Saint Nicholas of Myra has a lot to answer for. For a start he was responsible for a Nordic Council meeting that was devoted to a bitter dispute over claims to his namesake, Santa Claus.
The Norwegians presented a carefully argued but sentimental case for ownership, matched by equally nostalgic pleas from the Icelanders and the Greenlanders. The Swedes grumbled, and the Finns argued from the de facto reality of a Santa Claus industry already established just inside the Arctic Circle north of Rovaniemi.
They subsequently reinforced their claim by launching a ‘Santa Claus Finland International’ venture which, in turn, prompted the Danish government to grant a state subsidy to a Santa’s workshop in Greenland.
Norway, as always, was anxious to have the last word. The Norwegian town of Dröbak challenged (so far unsuccessfully) the Finnish claim to the Father Christmas trade on evidence, dating from the year 1602, that Santa was born under a tree there. Read More
Travelling From Belgium to France
Travel southeast down the valley of the Viroin and, just beyond the border, you find yourself traversing a wasteland of scrubby hedgerows and bits of abandoned corrugated iron that shrieks “France“. You are witnessing the combined effects of the centralism of French life and the ‘laissez-faire’ attitude of many of its inhabitants.
The well-earned qualities of the French – intelligence, charm, esprit – are not that evident when you approach the country and the culture from the Belgian end. The bad jokes told by the French also get in the way and, to the lasting chagrin of the Flemish, the northwestern corner of the country including the splendid city of Lille (Rijsel!) was taken away from them in 1713.
But the very positive French characteristics of charm and intelligence are sustained by a voluntary confinement to the ‘hothouse’ of French culture and what I would venture to call francisité. French society, particularly the beau monde parisien, is very hermetic.
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In this episode I Interview Tom Andriola.
Tom Andriola is currently the General Manager of Healthcare Informatics at Philips Healthcare Greater China, a business dedicated to technology innovation, improving patient care and saving lives.
He also is responsible at Philips for Informatics businesses in Latin America and India and manages a global organization of more than 600 people.
He is a sought after speaker on developing technology trends in healthcare and changes happening in the world’s emerging healthcare markets.
Tom has been with Philips for 10 years and held several management positions running healthcare businesses and driving business transformation programs.
Prior to Philips, Tom helped start several technology businesses and spent time as a Chief Information Officer. He has engineering degrees from The George Washington University and University of South Florida and an Executive MBA from Stanford University. Read More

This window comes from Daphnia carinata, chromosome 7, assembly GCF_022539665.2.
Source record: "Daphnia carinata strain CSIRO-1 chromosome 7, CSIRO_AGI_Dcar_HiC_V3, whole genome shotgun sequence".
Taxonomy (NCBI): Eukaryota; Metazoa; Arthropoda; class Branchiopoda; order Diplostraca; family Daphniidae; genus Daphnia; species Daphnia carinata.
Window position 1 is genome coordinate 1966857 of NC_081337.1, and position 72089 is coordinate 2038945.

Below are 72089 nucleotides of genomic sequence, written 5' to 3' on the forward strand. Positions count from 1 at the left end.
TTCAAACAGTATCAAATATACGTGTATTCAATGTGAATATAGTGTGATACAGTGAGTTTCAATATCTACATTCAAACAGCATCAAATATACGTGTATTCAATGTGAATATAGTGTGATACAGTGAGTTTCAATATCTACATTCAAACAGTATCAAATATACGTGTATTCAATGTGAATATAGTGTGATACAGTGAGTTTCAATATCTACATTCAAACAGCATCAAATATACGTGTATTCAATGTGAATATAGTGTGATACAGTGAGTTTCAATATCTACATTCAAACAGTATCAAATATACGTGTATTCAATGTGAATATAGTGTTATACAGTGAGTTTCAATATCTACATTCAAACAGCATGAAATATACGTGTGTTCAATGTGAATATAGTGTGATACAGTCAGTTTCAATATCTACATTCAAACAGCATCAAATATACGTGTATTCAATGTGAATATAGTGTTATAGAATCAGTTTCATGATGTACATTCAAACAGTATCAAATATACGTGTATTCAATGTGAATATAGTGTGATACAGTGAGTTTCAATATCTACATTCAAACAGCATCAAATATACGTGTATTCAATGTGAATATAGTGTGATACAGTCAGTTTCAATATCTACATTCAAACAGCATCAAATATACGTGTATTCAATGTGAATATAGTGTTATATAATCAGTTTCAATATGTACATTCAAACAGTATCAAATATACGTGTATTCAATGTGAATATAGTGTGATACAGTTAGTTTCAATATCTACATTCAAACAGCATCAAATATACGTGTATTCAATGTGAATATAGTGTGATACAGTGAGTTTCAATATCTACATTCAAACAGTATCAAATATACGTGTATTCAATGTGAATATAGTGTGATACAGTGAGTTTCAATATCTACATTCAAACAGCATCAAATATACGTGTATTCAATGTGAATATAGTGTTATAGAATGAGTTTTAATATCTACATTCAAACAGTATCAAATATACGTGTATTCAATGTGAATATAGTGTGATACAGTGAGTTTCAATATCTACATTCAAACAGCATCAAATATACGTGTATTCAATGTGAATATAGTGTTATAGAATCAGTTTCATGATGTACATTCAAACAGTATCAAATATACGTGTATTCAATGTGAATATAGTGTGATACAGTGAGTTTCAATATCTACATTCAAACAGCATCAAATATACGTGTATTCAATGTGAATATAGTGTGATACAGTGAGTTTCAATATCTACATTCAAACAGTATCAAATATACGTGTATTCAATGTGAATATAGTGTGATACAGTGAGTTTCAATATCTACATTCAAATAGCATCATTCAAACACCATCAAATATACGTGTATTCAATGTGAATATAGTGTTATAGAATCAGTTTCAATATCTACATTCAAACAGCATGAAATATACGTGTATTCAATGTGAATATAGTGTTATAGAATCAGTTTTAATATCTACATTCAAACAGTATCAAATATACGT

Managing a “change” Project in the Asia Region can be an exciting challenge for a Western Consultant but so often they arrive armed with their Western “linear” type methodologies, tools and techniques which do not sit comfortably alongside Asian culture which features many nationalities, societies and ethnic groups as well as many different ancient cultures like Confucianism, Buddhism, Taoism, Hinduism and Islam to name but a few. All these will all have a big impact on how a Western Consultant should go about their business. Read More
Trend Spotting in Europe
Media commentators are talking about the long-term risk that the European institutions will “disintegrate”. But thefoundations on which these institutions are based – the subsoil of the European Union – are also shaky.
There are a number of long-term trends that all seem to point in the same direction: the ‘balkanisation’ or fragmentation of European society.
The first trend is already with us: a public opinion that challenges the historical status of the institutions. The political classes have lost the respect of the man-and-woman-in-the-street, public administrations are ridiculed, Big Business is discredited, bankers are treated like vermin, NGO’s are greeted with cynicism, religion is marginalised, even royalty is now fair game. Read More
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In this episode I Interview Lulu Wang.
Lulu Wang is a famous Dutch writer of Chinese origin. She has published 10 books, of which 3 are published internationally.
Her first book The Lily Theater is published in 28 countries. Her tenth book is called Rainland, wo ai ni (Rainland, I love you!).
This post is on request from Kerry (no other details have been given). The question is “what problems could arise if a dutch person would communicate with a north American customer base?”
In this article I’ll identify the differences between the US and the Dutch in two ways:
- Looking at the numbers first (the scores on Hofstede’s culture model)
- Practical implications and my own experience
- Some tips to consider Read More
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In this episode I Interview John Alexander. John is from Australia, but lives in Sweden. John explains the differences between Hard Consensus (Dutch) and Soft Consensus (Swedish). He also describes the differences between Australians and Brits.
John shares a number of stories from his own experience.